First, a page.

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  1. CDC. Coronavirus Disease 2019 (COVID-19): Breastfeeding and Caring for Newborns; 2021 [cited 2021 Jul 6]. Available from:
  2. Wykoff AS. Rooming-in, with precautions, now OK in revised AAP newborn guidance. AAP News. 2020; July 22:1–3.
  3. Nilsson IMS et al. Focused breastfeeding counselling improves short- and long-term success in an early-discharge setting: A cluster-randomized study. Matern Child Nutr. 2017; 13(4).
  4. Widström A-M et al. Skin-to-skin contact the first hour after birth, underlying implications and clinical practice. Acta Paediatr. 2019; 108(7):1192–1204.
  5. Brown CRL et al. Factors influencing the reasons why mothers stop breastfeeding. CJPH. 2014; 105(3):e179-85.
  6. Wagner EA et al. Breastfeeding concerns at 3 and 7 days postpartum and feeding status at 2 months. Pediatrics. 2013; 132(4):e865-75.
  7. Meier PP et al. Which breast pump for which mother: An evidence-based approach to individualizing breast pump technology. J Perinatol. 2016; 36(7):493–499.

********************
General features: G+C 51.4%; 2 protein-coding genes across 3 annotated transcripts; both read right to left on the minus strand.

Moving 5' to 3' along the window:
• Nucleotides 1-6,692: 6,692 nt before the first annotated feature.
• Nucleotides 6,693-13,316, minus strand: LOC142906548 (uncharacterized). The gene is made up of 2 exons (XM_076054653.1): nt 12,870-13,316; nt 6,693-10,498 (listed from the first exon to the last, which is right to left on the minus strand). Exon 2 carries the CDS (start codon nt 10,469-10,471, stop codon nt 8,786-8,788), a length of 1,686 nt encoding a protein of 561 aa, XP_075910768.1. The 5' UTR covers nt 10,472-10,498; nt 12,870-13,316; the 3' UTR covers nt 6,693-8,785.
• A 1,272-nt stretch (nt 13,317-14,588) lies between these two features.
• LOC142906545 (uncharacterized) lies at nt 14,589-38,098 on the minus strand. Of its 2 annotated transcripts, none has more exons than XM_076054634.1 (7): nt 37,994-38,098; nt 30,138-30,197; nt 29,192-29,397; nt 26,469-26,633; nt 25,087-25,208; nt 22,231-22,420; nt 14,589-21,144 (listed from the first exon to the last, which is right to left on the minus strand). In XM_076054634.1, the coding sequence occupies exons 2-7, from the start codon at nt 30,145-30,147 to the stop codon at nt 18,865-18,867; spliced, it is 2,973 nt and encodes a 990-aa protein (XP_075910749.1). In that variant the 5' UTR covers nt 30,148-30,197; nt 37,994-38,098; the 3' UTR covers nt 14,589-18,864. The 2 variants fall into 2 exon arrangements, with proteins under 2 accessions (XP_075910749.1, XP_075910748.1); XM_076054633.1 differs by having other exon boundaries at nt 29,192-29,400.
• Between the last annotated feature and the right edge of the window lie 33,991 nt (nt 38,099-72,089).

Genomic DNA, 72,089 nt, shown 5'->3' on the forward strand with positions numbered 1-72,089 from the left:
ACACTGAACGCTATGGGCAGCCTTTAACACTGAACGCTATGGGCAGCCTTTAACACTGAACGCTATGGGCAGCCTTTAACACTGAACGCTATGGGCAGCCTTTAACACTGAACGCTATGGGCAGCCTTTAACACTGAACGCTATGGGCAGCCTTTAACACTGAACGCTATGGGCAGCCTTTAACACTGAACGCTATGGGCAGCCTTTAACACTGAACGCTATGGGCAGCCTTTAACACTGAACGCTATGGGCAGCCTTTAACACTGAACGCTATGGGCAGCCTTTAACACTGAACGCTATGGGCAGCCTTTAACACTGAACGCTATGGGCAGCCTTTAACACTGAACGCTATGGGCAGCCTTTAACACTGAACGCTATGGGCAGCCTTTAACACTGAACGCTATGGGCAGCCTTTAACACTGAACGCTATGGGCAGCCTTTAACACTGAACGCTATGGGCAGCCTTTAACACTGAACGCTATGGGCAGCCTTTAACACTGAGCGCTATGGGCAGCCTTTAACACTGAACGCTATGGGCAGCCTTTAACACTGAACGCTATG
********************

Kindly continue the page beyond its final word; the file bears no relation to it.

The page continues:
8. FMR Global Health. Understanding the impact of COVID-19 on hospital maternity and breastfeeding practices; 2020 .
  9. Cheema R et al. Protecting Breastfeeding during the COVID-19 Pandemic. Am J Perinatol. 2020; doi: 10.1055/s-0040-1714277.
  10. Pace RM et al. Characterization of SARS-CoV-2 RNA, antibodies, and neutralizing capacity in milk produced by women with COVID-19. mBio. 2021; 12(1).
  11. Dong Y et al. Antibodies in the breast milk of a maternal woman with COVID-19. Emerging Microbes & Infections. 2020; 26(6):1–12.
  12. Fox A et al. Robust and Specific Secretory IgA Against SARS-CoV-2 Detected in Human Milk. iScience. 2020; 23(11):101735.
  13. van Keulen BJ et al. Breastmilk; a source of SARS-CoV-2 specific IgA antibodies [published online ahead of print, 21 Aug 2020]. SSRN Electron J [Internet]; Available from:
  14. Juncker HG et al. Antibodies Against SARS-CoV-2 in Human Milk: Milk Conversion Rates in the Netherlands. J Hum Lact. 2021:8903344211018185.